Police Commissioner Bill Bratton called for stronger ties between police and the community during a speech in Jamaica on Tuesday, when he outlined plans for greater collaboration and alternatives to making arrests for first-time minor crimes while also recognizing law enforcement’s role in “many of the worst parts of black history.”
At a Black History Month event at the Greater Allen A.M.E. Cathedral in Jamaica, he said that the NYPD has made tremendous strides with regards to crime prevention but that there is always room for improvement. He said that new programs started by himself and Mayor de Blasio will help to do so and will have a “dynamic effect on the level and quality of policing.”
“Despite our accomplishments we’ve made in the past years, police actions can still be a flashpoint,” said Bratton. “The NYPD needs to face the hard truth [that] in our most vulnerable neighborhoods we have a problem with citizen satisfaction.”
Bratton mentioned some of these “hard truths” that the police have to realize and deal with. He said that “many of the worst parts of black history would not have been possible without police,” citing law enforcement’s role dating back to the days of slavery.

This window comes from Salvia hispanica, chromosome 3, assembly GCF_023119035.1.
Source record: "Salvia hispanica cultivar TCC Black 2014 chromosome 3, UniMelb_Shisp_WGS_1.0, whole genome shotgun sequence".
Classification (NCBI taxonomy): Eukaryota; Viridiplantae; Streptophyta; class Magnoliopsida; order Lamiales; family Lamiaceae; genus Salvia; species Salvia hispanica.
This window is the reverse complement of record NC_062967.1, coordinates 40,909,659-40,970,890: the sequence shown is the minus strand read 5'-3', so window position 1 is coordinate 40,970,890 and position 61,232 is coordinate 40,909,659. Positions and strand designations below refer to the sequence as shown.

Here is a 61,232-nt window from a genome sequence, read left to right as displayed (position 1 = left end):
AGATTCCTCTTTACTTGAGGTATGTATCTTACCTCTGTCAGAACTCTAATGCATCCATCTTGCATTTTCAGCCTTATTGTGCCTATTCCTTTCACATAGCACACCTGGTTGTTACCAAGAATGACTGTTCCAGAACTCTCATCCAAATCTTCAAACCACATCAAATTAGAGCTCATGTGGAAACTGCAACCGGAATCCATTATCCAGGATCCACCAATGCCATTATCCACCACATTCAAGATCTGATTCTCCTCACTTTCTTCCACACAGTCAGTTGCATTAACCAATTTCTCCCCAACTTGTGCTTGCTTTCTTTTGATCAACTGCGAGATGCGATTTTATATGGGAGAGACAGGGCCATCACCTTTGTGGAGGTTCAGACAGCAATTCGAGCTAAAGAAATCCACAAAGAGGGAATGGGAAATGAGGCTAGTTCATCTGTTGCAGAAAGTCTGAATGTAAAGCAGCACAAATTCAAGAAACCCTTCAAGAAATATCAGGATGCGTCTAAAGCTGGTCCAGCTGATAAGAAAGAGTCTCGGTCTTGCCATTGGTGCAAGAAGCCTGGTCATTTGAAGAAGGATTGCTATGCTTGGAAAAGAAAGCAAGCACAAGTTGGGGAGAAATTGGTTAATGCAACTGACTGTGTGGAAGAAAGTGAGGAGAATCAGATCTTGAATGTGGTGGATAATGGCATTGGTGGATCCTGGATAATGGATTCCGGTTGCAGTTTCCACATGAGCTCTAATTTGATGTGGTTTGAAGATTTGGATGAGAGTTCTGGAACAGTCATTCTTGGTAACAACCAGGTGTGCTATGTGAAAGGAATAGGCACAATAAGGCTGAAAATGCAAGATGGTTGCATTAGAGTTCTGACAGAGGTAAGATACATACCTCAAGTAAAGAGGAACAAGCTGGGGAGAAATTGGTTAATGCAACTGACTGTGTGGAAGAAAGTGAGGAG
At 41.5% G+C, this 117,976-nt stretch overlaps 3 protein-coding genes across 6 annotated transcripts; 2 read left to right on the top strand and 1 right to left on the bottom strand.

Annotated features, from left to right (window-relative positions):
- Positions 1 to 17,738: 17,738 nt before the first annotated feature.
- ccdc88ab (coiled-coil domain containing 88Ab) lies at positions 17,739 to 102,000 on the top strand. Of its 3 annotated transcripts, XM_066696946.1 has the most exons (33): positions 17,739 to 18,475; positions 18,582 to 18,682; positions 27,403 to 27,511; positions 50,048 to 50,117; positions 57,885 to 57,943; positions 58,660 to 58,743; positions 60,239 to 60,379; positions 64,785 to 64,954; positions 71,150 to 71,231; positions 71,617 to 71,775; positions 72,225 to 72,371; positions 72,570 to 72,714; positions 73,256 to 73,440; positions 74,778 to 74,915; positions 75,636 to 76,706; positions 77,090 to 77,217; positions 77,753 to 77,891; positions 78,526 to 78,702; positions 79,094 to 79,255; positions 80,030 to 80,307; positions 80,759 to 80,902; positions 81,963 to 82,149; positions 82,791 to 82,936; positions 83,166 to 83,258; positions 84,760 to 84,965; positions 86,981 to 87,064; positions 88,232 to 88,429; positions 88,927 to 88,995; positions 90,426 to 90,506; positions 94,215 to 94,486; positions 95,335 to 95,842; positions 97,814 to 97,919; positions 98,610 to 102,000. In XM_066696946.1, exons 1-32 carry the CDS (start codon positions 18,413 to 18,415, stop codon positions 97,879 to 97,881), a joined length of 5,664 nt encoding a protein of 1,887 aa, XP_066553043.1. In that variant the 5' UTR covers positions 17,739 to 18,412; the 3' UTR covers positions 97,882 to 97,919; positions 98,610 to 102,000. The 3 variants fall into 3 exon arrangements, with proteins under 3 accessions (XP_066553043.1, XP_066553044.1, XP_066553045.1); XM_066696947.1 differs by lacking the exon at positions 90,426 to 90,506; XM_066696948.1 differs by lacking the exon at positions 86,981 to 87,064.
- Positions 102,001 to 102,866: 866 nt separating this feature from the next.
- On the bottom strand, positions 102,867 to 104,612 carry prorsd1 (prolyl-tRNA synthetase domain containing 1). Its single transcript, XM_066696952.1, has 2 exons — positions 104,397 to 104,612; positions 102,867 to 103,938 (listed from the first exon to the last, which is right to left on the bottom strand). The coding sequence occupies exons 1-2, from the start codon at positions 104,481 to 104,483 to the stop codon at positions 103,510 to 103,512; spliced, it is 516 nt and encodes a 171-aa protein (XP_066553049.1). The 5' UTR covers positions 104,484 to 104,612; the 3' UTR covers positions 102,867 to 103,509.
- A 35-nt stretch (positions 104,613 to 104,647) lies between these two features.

Bratton said that not recognizing this as an issue would not only be naive but reckless and irresponsible.
But he also mentioned that “far more often than not, many of the best parts of America’s history wouldn’t have been possible without police,” saying they are the protectors of such freedoms like those of speech and religion.
When asked about going back to community policing, a method that was scrutinized in the early ’90s for not being effective against historically high crime rates, Bratton simply replied that he doesn’t think the NYPD has ever gotten away from the strategy. He described the policing method using three “P’s” that he said the NYPD still practice today: partnership, problem solving and prevention.
The commissioner finished by saying that ultimately, policing is a shared responsibility: having the police and community work together will ultimately lead to a better and safer New York City.
“We cannot change the past but working together we can change our future,” Bratton said. “We all need to work together. All of us.”